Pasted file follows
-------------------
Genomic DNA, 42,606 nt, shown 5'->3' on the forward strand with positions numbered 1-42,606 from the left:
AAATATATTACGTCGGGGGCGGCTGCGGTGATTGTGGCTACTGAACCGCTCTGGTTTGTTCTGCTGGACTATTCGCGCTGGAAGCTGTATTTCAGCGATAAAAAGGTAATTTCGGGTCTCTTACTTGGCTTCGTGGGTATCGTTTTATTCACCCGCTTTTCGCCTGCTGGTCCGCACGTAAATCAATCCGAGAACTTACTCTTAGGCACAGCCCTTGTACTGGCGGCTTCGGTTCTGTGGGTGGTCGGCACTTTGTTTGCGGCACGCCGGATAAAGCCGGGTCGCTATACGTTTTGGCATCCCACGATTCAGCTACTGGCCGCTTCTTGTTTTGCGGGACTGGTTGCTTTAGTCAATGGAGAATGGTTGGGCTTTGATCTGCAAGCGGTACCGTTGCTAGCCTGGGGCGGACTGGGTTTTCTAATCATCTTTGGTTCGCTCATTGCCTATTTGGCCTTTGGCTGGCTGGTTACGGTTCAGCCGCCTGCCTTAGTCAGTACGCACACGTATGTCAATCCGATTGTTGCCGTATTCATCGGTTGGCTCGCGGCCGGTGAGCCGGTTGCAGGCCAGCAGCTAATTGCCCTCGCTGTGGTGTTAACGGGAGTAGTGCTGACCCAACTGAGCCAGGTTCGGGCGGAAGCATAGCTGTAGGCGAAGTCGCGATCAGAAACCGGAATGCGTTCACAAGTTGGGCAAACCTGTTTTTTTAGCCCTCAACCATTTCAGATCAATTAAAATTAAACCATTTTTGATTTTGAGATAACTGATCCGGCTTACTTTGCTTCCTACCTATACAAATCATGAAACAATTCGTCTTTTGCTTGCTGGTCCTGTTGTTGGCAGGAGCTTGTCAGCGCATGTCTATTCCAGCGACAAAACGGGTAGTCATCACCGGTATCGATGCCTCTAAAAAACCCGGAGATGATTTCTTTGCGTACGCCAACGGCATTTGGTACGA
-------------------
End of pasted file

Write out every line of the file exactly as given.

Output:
Genomic DNA, 42,606 nt, shown 5'->3' on the forward strand with positions numbered 1-42,606 from the left:
AAATATATTACGTCGGGGGCGGCTGCGGTGATTGTGGCTACTGAACCGCTCTGGTTTGTTCTGCTGGACTATTCGCGCTGGAAGCTGTATTTCAGCGATAAAAAGGTAATTTCGGGTCTCTTACTTGGCTTCGTGGGTATCGTTTTATTCACCCGCTTTTCGCCTGCTGGTCCGCACGTAAATCAATCCGAGAACTTACTCTTAGGCACAGCCCTTGTACTGGCGGCTTCGGTTCTGTGGGTGGTCGGCACTTTGTTTGCGGCACGCCGGATAAAGCCGGGTCGCTATACGTTTTGGCATCCCACGATTCAGCTACTGGCCGCTTCTTGTTTTGCGGGACTGGTTGCTTTAGTCAATGGAGAATGGTTGGGCTTTGATCTGCAAGCGGTACCGTTGCTAGCCTGGGGCGGACTGGGTTTTCTAATCATCTTTGGTTCGCTCATTGCCTATTTGGCCTTTGGCTGGCTGGTTACGGTTCAGCCGCCTGCCTTAGTCAGTACGCACACGTATGTCAATCCGATTGTTGCCGTATTCATCGGTTGGCTCGCGGCCGGTGAGCCGGTTGCAGGCCAGCAGCTAATTGCCCTCGCTGTGGTGTTAACGGGAGTAGTGCTGACCCAACTGAGCCAGGTTCGGGCGGAAGCATAGCTGTAGGCGAAGTCGCGATCAGAAACCGGAATGCGTTCACAAGTTGGGCAAACCTGTTTTTTTAGCCCTCAACCATTTCAGATCAATTAAAATTAAACCATTTTTGATTTTGAGATAACTGATCCGGCTTACTTTGCTTCCTACCTATACAAATCATGAAACAATTCGTCTTTTGCTTGCTGGTCCTGTTGTTGGCAGGAGCTTGTCAGCGCATGTCTATTCCAGCGACAAAACGGGTAGTCATCACCGGTATCGATGCCTCTAAAAAACCCGGAGATGATTTCTTTGCGTACGCCAACGGCATTTGGTACGA